Inside Llewyn Davis
"Inside Llewyn Davis" is the most satisfyingly diabolical cinematic structure that the Coens have ever contrived, and that's just one reason that I suspect it…
minute biography of Isadora Duncan, starring Vanessa Redgrave, and its original version inspired praise but not much business. Its American distributor chopped whole scenes and sections out of it, released it as "Loves of Isadora," saw it do even worse business, and for a time made Reisz almost unemployable.
Those years were spent first on preparations to film Andre Malraux's "Man's Fate," a project that Fred Zinnemann had also worked on, and that proved too expensive; and then with a screenplay he worked on with John Le Carre and, as he says, "could never quite get right."
Then one day a first script by a young New Yorker, James Toback, came in over the transom, and Reisz liked it at once. It was about an intellectual college teacher who uses his compulsive gambling losses as a means of testing himself. Reisz, who hadn't previously worked in America, came to New York, spent six months with Toback rewriting the screenplay, and cast James Caan as the professorial risktaker The result, "The Gambler," represents filmmaking on an intense, fascinating scale a movie that's at once a character study and a thriller.
"The Gambler," which is playing now in neighborhood theaters, runs the risk of being considered merely a case study of compulsive gambling, sort of a tract for Gamblers Anonymous. But it is much more than that. It gives us a sense of three generations of a family, and we develop a pretty complete notion of why its hero, in his mid30s, seeks so desperately to fail.
He is the grandson of an immigrant, still active at 80, who came to America with nothing in his pocket, fought and killed his way into a position of power, and then went on to attain respectability as the head of the nation's largest chain of furniture stores. His mother is a doctor, capable and independent.
He is, he supposes, an intellectual but in his classes he seems somehow to select those authors and passages that reinforce his own personality: In Thoreau, Dostoyevsky and William Carlos Williams he finds support for his own behavior (behavior which, of those three, only the streak gambler Dostoyevsky. might have understood).
"This film doesn't make judgments," Reisz says. "It's a movie about what this man is like and how he feels -- not whether he's good or bad. He's a kind of hero, in a way, because he acts out his desires as an 18th Century Romantic might have. He doesn't sublimate, he knows the risks and he's driven to create uncertainty."
Reisz says his character has "the thirst of the intellectual to leave his books, to act, to experience life." At the same time, his immediate life offers him little opportunity to do that. His grandfather fought and won and his mother found a way to express herself importantly in a profession. But he finds his teaching ultimately sterile (even though he's good at it) and he has to structure these artificial ways to risk and win and, usually, lose.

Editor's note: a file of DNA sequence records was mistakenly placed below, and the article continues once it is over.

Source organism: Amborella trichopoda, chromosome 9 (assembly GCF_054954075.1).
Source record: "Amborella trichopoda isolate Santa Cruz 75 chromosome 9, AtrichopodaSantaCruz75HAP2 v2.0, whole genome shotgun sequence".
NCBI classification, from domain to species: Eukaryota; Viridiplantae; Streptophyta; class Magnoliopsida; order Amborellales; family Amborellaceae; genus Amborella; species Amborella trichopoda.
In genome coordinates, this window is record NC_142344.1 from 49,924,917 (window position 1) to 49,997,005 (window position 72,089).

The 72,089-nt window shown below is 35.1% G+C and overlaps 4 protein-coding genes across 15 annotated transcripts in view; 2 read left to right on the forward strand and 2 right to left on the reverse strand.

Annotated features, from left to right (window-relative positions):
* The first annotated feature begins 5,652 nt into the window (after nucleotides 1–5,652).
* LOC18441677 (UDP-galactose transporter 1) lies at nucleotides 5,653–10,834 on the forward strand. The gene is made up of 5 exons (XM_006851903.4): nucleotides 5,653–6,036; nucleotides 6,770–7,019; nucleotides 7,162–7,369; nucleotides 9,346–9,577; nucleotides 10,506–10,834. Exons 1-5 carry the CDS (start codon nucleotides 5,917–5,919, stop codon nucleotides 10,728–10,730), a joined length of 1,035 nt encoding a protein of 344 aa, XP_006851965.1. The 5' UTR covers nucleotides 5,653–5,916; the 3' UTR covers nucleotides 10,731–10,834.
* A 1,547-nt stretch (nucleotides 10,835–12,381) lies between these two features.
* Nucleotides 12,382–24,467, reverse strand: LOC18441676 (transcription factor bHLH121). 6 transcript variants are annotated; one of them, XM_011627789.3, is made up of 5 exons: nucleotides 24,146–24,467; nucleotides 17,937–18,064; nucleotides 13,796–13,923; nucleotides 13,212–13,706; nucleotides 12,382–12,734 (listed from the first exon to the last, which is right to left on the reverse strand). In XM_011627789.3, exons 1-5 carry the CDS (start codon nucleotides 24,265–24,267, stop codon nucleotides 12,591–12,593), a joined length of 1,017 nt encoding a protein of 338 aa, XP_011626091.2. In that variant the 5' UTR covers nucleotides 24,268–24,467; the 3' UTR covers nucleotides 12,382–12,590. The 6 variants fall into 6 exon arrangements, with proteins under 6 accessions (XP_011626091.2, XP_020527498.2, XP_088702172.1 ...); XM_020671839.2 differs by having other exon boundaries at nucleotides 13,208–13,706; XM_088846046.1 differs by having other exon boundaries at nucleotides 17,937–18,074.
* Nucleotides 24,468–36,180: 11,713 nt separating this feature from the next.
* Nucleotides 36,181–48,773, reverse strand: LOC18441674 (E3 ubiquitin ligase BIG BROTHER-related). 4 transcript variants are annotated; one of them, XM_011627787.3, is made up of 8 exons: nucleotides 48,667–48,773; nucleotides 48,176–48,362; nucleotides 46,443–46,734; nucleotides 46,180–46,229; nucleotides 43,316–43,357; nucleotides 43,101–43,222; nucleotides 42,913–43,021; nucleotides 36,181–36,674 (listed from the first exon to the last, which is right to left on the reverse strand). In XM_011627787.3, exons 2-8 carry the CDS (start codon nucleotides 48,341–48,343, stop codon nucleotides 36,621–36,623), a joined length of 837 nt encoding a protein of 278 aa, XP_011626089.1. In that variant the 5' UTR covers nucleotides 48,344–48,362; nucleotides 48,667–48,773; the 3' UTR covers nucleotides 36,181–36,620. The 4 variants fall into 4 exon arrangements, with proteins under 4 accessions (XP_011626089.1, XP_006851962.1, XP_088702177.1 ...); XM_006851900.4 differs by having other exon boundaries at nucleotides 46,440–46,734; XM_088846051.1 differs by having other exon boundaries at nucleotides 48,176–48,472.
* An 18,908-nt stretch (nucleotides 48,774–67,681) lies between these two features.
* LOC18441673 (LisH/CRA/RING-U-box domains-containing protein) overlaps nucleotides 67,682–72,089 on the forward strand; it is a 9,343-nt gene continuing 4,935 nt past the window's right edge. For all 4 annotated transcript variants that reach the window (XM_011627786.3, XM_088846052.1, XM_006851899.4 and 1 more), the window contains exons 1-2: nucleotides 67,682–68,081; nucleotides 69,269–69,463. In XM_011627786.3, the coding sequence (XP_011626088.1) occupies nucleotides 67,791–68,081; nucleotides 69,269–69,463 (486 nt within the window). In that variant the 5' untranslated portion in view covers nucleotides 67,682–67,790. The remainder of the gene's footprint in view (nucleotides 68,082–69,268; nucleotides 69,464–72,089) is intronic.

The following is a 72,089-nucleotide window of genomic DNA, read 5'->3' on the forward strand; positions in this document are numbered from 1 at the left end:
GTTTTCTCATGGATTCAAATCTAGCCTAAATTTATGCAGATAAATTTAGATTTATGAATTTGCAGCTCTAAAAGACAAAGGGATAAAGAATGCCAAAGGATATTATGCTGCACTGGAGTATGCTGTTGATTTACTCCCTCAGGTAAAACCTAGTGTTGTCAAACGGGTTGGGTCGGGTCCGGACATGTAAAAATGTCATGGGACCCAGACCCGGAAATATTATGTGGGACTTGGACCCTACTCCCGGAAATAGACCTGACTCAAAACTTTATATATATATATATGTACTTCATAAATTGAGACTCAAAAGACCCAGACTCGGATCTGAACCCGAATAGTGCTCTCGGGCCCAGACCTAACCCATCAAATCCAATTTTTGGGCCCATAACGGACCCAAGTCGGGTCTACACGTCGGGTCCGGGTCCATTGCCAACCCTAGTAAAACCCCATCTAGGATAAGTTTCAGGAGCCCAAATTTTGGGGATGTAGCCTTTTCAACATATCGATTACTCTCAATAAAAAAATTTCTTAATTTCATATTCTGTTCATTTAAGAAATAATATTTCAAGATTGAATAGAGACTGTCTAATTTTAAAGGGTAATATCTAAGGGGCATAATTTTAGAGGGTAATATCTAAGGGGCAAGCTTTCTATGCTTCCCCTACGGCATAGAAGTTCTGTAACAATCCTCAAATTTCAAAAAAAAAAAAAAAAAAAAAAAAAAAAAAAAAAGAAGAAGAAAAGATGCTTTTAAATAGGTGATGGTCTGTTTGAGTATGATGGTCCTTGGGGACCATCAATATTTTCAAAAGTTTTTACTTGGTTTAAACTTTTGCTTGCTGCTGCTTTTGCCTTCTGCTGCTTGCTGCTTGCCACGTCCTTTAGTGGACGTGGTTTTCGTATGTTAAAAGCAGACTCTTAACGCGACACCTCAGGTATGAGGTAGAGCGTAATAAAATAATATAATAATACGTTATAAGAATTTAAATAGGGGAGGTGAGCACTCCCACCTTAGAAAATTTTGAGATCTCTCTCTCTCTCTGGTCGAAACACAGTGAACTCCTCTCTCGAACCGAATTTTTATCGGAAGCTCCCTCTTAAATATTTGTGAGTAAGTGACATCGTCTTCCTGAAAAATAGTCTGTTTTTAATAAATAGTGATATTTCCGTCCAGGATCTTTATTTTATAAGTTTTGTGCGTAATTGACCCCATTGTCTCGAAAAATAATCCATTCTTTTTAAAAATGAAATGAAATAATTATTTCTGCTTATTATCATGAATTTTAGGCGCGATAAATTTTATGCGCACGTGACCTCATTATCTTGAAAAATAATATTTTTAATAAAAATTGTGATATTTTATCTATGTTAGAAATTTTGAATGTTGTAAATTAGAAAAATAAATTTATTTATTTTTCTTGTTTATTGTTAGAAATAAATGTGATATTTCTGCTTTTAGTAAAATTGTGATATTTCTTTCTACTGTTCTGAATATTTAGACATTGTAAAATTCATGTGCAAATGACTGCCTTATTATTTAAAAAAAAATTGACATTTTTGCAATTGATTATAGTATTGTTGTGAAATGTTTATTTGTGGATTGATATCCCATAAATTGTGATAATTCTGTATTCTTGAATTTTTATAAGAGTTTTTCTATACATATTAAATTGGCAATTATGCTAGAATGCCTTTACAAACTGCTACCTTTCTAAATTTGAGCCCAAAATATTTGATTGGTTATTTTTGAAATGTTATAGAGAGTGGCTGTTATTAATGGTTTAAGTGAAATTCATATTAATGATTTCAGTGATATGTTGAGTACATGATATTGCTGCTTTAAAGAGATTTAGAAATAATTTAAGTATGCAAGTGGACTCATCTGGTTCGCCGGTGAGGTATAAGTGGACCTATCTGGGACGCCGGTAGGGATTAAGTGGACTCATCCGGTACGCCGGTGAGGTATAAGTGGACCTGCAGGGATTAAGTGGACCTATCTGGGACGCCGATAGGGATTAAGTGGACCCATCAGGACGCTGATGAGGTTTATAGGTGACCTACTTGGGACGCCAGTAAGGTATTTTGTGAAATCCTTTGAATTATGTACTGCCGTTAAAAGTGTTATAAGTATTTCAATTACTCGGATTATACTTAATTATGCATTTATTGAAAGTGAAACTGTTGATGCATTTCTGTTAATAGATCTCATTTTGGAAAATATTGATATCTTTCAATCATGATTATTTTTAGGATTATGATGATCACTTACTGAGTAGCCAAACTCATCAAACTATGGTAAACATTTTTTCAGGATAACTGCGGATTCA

"The film is being received in some quarters as a problem picture, a message picture, but at the narrative level this is a pure thriller," Reisz says, not without a trace of pride. "The film is dark and jagged and tense, and its structure is strange. We start at a high level of despair -- here's this man who owes $44,000 he doesn't have -- and then we decelerate, in a way, to look at his girl, his job, the fairly comic associates around him. And then we begin to build back to the crisis again. Since you already know how bad things can be, the fear that they'll get that worse again creates the tension."
All of Reisz' films have been about quasi-heroic people who exist resolutely on their own terms, and to hell with pleasing society. There was Albert Finney's rebellious, trapped working-class character in "Saturday Night and Sunday Morning," and David Warner's doomed Romantic in "Morgan," and poor Isadora Duncan, dancing herself into self-parody.
"There's a line there that connects those characters," says Reisz, "and yet I'm always being berated because I don't do just one sort of film. There you have a serious drama, and a comedy, and a biography, and here's a thriller. What I try to do is make the style consistent with the character . . . that we start by knowing him, and end by perhaps even understanding him a bit.
"There's a scene in 'The Gambler' that depends on that. James Caan is picked up by an enforcer for the mob and thrown into a basement room to wait until the big man can see him. I literally had Caan on the screen for two full minutes in that scene, doing nothing. It was a moment of contact with himself, a moment of truth. The scene could have been bloody boring, but it wasn't, because by then we knew this person so well that we were fascinated by the sight of him facing, with horror, what he had gotten himself into."
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